Cursing the Net

June 1, 2007
Just when it seemed like the Internet was becoming the world's shopping mall, research library, post office, branch bank, switchboard and magnet-covered refrigerator door all rolled into one, there are rumblings of trouble in Web Land.

Just when it seemed like the Internet was becoming the world's shopping mall, research library, post office, branch bank, switchboard and magnet-covered refrigerator door all rolled into one, there are rumblings of trouble in Web Land. What could possibly be wrong with something so worldwide and wondrous?

Plenty, according to some scientists and thinkers around the globe. In his article, “The Internet is Broken,” author David Talbot interviews a number of people who are proposing that the Internet is so flawed that it eventually must be replaced with an entirely new architecture, one that addresses its every shortcoming, from security to inflexibility (Technology Review, December 2005/January 2006.

One such naysayer is David Clark of MIT, a chief architect of the current Internet protocol. “We might just be at the point where the utility of the Internet stalls — and perhaps turns downward…” he is quoted as saying. “We need to take all the technologies we already know and fit them together so that we get a different overall system. This is not about building a technology innovation that changes the world, but about architecture — pulling the pieces together in a different way to achieve high-level objectives.”

For Clark, these high-level objectives include dramatically improved security, that is the ability to authenticate with whom you are communicating; practicality; flexibility; plus resiliency and ease of management. Now is that too much to ask?

Think about your own fleet's level of dependence on the Internet. What do you use it for on a daily basis? Dispatch? Delivery verification? Routing and tracking? Billing? Basic communications? Does thinking about so many mission-critical functions all in one e-basket leave you feeling more than a little vulnerable and exposed? Well, perhaps it really should.

The March 2007 Internet Security Threat Report released by Symantec Corp., for example (www.syman provides a distressing glimpse into the world of spam and online fraud schemes that is enough to make even the most ardent Internet enthusiast consider digging out a typewriter and a box of carbon paper again. Among other things, Symantec observed “high levels of coordinated attacks combining spam, malicious code, and online fraud. During the second half of 2006, spam made up 59 percent of all monitored e-mail, marking a steady increase over the first six months of 2006.”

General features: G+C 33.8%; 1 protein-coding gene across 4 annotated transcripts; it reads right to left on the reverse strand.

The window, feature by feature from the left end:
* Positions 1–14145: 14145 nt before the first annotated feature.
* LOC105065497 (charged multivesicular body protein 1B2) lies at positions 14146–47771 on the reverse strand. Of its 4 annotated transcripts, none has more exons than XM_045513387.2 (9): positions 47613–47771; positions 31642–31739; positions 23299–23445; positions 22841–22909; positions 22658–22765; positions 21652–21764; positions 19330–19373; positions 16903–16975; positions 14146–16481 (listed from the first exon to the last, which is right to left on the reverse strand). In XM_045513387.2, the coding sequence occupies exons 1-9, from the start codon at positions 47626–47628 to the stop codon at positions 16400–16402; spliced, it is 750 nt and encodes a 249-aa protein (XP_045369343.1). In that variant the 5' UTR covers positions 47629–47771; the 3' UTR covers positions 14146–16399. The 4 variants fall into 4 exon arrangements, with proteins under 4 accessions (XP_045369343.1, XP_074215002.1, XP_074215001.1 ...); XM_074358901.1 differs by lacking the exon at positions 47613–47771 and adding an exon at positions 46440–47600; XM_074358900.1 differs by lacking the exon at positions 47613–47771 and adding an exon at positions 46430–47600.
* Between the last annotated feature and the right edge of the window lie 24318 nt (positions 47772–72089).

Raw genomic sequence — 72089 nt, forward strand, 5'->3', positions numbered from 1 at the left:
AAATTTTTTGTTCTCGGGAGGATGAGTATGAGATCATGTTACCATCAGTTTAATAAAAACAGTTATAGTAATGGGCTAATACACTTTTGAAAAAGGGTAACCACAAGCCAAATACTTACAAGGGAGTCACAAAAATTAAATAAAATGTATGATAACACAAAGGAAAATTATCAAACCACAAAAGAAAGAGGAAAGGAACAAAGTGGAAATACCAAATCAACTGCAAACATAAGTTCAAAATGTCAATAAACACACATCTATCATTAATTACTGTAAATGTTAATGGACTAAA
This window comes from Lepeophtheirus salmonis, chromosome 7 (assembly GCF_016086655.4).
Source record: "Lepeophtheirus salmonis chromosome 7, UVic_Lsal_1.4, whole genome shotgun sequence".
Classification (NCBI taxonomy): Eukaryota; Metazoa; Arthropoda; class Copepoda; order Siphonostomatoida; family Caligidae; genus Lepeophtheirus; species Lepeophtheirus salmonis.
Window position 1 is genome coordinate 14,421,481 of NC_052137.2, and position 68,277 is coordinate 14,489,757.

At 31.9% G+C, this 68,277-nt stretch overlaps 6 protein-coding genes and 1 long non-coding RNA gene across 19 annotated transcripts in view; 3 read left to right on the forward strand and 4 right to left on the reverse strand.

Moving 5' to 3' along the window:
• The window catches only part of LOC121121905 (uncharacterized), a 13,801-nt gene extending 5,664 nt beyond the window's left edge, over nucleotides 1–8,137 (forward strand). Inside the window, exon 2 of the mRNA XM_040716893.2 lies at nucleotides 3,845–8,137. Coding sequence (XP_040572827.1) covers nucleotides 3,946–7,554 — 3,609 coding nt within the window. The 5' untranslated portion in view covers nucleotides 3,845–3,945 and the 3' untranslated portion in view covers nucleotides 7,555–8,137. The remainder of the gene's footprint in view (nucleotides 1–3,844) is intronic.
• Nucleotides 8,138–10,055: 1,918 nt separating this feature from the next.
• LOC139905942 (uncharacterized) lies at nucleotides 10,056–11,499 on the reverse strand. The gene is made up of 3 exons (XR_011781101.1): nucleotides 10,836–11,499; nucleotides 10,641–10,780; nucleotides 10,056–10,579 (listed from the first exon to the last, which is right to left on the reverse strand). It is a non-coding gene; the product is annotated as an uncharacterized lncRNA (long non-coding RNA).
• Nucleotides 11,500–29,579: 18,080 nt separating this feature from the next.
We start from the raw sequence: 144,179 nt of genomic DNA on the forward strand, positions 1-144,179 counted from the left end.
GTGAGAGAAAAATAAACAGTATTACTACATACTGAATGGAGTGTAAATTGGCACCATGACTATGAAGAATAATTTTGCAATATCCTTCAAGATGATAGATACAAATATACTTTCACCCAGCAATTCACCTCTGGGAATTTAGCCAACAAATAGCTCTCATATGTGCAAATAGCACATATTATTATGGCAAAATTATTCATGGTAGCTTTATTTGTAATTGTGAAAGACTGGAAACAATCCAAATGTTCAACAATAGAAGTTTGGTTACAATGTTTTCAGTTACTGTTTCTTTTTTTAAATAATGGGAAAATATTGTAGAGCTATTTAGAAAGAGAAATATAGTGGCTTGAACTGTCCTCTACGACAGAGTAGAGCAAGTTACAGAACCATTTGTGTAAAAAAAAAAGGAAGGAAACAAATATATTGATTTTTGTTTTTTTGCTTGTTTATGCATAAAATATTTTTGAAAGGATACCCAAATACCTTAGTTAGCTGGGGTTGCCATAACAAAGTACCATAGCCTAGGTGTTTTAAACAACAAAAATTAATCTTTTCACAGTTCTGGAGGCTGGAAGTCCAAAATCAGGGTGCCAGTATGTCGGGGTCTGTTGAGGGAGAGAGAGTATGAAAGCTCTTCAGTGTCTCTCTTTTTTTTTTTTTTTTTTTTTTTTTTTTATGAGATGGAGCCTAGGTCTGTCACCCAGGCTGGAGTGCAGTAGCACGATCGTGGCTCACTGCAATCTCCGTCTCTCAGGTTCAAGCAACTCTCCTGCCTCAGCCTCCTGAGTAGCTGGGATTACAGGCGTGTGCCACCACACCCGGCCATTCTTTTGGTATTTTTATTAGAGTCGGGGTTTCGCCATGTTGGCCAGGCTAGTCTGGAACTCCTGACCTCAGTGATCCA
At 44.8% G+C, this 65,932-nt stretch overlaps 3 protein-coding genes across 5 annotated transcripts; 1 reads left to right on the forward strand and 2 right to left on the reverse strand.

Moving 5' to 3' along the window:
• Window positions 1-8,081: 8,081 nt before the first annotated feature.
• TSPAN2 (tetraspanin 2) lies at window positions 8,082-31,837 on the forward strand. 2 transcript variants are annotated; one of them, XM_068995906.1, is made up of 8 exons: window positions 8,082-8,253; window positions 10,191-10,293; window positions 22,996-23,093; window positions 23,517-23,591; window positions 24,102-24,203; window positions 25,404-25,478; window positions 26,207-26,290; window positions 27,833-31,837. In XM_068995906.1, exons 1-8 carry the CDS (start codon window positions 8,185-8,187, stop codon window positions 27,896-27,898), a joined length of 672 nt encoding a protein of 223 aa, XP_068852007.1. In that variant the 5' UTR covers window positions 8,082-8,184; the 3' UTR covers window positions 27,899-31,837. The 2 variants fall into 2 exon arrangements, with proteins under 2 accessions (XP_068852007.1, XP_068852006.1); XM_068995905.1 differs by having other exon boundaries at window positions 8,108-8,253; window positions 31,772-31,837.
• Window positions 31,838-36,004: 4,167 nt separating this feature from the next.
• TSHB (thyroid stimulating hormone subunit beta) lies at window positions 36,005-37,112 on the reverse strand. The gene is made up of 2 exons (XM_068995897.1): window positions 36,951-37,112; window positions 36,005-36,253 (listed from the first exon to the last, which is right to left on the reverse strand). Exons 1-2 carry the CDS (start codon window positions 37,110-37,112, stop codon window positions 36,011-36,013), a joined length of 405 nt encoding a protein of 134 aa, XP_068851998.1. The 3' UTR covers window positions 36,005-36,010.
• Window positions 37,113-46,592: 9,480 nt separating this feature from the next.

Symantec maintains a database that includes more than 20,000 “vulnerabilities” affecting more than 30,000 technologies from more than 4,000 vendors, so when they issue a warning like this, it is probably worth heeding: “As cyber criminals become increasingly malicious, they continue to evolve their attack methods to become more complex and sophisticated in order to prevent detection. End users, whether consumers or enterprises, need to ensure proper security measures to prevent an attacker from gaining access to their confidential information, causing financial loss, harming valuable customers, or damaging their own reputation.”

I don't know about you, but I have grown accustomed to cursing the Internet as an annoying but routine part of my workday. I blithely delete through requests for my bankcard number, not to mention all those lotteries in foreign countries that I've “won” without entering. Now I feel somewhat less cavalier about it all.

Is building a new Internet the answer? Or is it doomed to become the electronic equivalent of going through airport security? I can hear it now: “Please empty your email…”

About the Author

Wendy Leavitt

Wendy Leavitt joined Fleet Owner in 1998 after serving as editor-in-chief of Trucking Technology magazine for four years.

She began her career in the trucking industry at Kenworth Truck Company in Kirkland, WA where she spent 16 years—the first five years as safety and compliance manager in the engineering department and more than a decade as the company’s manager of advertising and public relations. She has also worked as a book editor, guided authors through the self-publishing process and operated her own marketing and public relations business.

Wendy has a Masters Degree in English and Art History from Western Washington University, where, as a graduate student, she also taught writing.  

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